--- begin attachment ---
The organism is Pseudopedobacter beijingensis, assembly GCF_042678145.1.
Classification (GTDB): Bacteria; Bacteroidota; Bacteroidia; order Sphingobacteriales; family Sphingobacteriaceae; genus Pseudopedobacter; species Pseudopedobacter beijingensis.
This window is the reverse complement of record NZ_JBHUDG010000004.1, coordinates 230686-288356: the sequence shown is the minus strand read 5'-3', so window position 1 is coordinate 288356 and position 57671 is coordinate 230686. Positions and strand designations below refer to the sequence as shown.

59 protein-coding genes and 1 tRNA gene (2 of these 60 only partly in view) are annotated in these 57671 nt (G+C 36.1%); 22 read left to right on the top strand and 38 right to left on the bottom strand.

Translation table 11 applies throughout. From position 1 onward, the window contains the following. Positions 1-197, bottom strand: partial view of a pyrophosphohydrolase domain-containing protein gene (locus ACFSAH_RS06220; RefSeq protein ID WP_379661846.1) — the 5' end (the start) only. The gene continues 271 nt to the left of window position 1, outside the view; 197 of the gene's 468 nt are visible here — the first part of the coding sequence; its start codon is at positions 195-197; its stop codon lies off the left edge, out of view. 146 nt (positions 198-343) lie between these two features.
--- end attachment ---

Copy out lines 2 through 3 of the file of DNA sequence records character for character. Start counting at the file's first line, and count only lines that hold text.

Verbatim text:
Classification (GTDB): Bacteria; Bacteroidota; Bacteroidia; order Sphingobacteriales; family Sphingobacteriaceae; genus Pseudopedobacter; species Pseudopedobacter beijingensis.
This window is the reverse complement of record NZ_JBHUDG010000004.1, coordinates 230686-288356: the sequence shown is the minus strand read 5'-3', so window position 1 is coordinate 288356 and position 57671 is coordinate 230686. Positions and strand designations below refer to the sequence as shown.